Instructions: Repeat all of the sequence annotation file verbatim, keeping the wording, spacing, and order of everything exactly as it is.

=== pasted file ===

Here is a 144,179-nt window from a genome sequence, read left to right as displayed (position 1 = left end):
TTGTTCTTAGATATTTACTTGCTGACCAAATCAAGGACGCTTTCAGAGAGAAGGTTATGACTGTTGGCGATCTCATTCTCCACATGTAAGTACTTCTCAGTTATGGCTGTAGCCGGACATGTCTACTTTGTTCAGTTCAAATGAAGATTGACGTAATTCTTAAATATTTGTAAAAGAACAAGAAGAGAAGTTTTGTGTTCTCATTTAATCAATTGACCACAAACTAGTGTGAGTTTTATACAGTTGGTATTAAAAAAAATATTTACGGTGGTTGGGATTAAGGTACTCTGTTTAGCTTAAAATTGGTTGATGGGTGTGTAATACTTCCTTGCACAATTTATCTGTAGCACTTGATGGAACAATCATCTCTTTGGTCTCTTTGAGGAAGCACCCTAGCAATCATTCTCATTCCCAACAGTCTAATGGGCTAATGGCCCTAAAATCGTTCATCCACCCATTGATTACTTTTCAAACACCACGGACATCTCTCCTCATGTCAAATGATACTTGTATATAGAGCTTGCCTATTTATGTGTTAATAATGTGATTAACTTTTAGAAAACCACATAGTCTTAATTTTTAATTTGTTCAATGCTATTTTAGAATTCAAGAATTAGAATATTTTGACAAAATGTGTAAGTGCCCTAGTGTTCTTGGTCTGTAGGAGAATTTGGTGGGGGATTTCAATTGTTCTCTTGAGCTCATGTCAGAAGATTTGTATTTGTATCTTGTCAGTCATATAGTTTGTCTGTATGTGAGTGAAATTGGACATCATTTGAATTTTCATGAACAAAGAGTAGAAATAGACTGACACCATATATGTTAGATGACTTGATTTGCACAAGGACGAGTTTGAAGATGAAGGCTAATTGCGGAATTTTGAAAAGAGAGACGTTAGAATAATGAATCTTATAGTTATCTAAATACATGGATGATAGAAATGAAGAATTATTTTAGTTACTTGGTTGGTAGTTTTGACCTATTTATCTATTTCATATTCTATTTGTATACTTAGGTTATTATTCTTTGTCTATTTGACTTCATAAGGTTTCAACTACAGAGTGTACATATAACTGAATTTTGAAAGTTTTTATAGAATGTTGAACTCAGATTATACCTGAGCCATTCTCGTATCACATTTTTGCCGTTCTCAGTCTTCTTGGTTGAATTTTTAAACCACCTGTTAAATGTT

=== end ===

Here is a 144,179-nt window from a genome sequence, read left to right as displayed (position 1 = left end):
TTGTTCTTAGATATTTACTTGCTGACCAAATCAAGGACGCTTTCAGAGAGAAGGTTATGACTGTTGGCGATCTCATTCTCCACATGTAAGTACTTCTCAGTTATGGCTGTAGCCGGACATGTCTACTTTGTTCAGTTCAAATGAAGATTGACGTAATTCTTAAATATTTGTAAAAGAACAAGAAGAGAAGTTTTGTGTTCTCATTTAATCAATTGACCACAAACTAGTGTGAGTTTTATACAGTTGGTATTAAAAAAAATATTTACGGTGGTTGGGATTAAGGTACTCTGTTTAGCTTAAAATTGGTTGATGGGTGTGTAATACTTCCTTGCACAATTTATCTGTAGCACTTGATGGAACAATCATCTCTTTGGTCTCTTTGAGGAAGCACCCTAGCAATCATTCTCATTCCCAACAGTCTAATGGGCTAATGGCCCTAAAATCGTTCATCCACCCATTGATTACTTTTCAAACACCACGGACATCTCTCCTCATGTCAAATGATACTTGTATATAGAGCTTGCCTATTTATGTGTTAATAATGTGATTAACTTTTAGAAAACCACATAGTCTTAATTTTTAATTTGTTCAATGCTATTTTAGAATTCAAGAATTAGAATATTTTGACAAAATGTGTAAGTGCCCTAGTGTTCTTGGTCTGTAGGAGAATTTGGTGGGGGATTTCAATTGTTCTCTTGAGCTCATGTCAGAAGATTTGTATTTGTATCTTGTCAGTCATATAGTTTGTCTGTATGTGAGTGAAATTGGACATCATTTGAATTTTCATGAACAAAGAGTAGAAATAGACTGACACCATATATGTTAGATGACTTGATTTGCACAAGGACGAGTTTGAAGATGAAGGCTAATTGCGGAATTTTGAAAAGAGAGACGTTAGAATAATGAATCTTATAGTTATCTAAATACATGGATGATAGAAATGAAGAATTATTTTAGTTACTTGGTTGGTAGTTTTGACCTATTTATCTATTTCATATTCTATTTGTATACTTAGGTTATTATTCTTTGTCTATTTGACTTCATAAGGTTTCAACTACAGAGTGTACATATAACTGAATTTTGAAAGTTTTTATAGAATGTTGAACTCAGATTATACCTGAGCCATTCTCGTATCACATTTTTGCCGTTCTCAGTCTTCTTGGTTGAATTTTTAAACCACCTGTTAAATGTT